For the first time, CLAT was conducted by National Law School of India University in the year 2008. CLAT is conducted for the undergraduate courses i.e 5-year law degree and for Master of Laws (LL.M).
Common-Law Admission test is a centralized test for admission into 21 National Law Universities and for other colleges that consider CLAT scores. For the first time, CLAT was conducted by National Law School of India University in the year 2008. CLAT is conducted for the undergraduate courses i.e 5-year law degree and for Master of Laws (LL.M).
In 2015 when Ram ManoharLohia National Law University conducted CLAT they brought a major change and made it online. A few of the problems were students not able to locate their centers and the paper was much on unexpected lines. It brought the conducting of exam to the Supreme Court and various PIL’s were filed. The same thing was repeated in the year 2016 when Rajiv Gandhi National University of Law made an easy paper and the cut off went too high. All these anomalies came into existence of CLAT consortium committee.
The CLAT consortium committee was established with the aim to improve the standard of legal education in the country. It was established on 19th August 2017 with its headquarters in NLSIU, Bengaluru and Prof. R. Venkata Rao, Vice-Chancellor as President and Prof. Faizan Mustafa, Vice-Chancellor, NALSAR, as Vice-President.
In the year 2018, the Supreme Court formed a CLAT secretariat at NLSIU to conduct the future CLAT exams. In the year 2019, the paper was much on expected lines and the CLAT cut off went 130-140. Although there were many questions that were repeated from the previous year’s papers.
CLAT 2020 has witnessed major changes in its pattern. Things became clearer after the official notification was declared on 1st January, 2020. The paper will be conducted on a comprehensive pattern. The consortium stated in the official notification that comprehension based questions will be asked from ‘Quantitative Techniques, English, Current Affairs, Legal Reasoning and Logical Reasoning’. Earlier the section was named as Legal Aptitude but now it has been changed to legal reasoning. We can say that prior legal knowledge is no more required. The set of rules or a comprehension will be given and on the basis of that the students will be required to answer those questions. The questions can be asked from any topic pertaining to legal. Students need to up to date themselves with the current topics in the news such as CAA, NRC, Ayodhya judgment, Sabrimala judgment, etc.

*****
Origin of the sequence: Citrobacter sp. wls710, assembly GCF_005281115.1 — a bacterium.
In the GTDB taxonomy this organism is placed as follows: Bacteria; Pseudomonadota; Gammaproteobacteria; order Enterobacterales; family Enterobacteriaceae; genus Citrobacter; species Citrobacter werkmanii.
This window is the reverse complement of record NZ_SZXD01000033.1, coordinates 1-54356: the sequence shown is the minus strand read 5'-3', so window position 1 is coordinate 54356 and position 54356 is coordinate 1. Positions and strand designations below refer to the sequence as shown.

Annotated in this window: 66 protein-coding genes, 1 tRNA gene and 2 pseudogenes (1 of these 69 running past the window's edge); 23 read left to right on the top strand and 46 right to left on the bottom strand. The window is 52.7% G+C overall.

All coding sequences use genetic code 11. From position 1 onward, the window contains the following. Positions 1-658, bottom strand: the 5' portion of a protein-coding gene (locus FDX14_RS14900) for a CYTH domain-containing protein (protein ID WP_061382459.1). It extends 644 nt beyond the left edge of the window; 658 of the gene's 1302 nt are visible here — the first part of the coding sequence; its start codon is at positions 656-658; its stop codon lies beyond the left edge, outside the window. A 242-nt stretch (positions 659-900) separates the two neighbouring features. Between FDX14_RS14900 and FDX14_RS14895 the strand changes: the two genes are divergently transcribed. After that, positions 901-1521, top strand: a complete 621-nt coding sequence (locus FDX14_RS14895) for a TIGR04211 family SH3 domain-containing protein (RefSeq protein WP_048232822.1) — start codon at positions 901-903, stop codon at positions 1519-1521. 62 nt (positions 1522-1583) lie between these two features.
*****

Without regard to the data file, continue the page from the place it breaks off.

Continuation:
The English section in CLAT 2020 will be based on comprehensive passages with the view to test their understanding of the passages and inferences drawn from the passages. There will be no questions on vocabulary as the CLAT is not a memory-based paper now.
Mr. Amandeep Rajgotra says that instead of testing the arithmetic aptitude of candidates, the focus is now made on data interpretation skills of students. The logical reasoning section is going to play a major role now as the focus will be more on critical reasoning now. This section will include a variety of questions and will ask questions to test the deductive reasoning skills of students.
1. Read a newspaper daily (eg. The Hindu) especially the editorial section. This habit will help you in solving comprehension and improving vocabulary.
2. Practice mock tests on a new pattern as much as you can.
3. Solve questions on logical reasoning in a larger ratio.
4. Read issue-based current affairs, rather than merely memorizing random facts.
5. Practice comprehension passages of varying difficulty levels.
6. Hold your nerves and keep your mind calm and prepare strategically.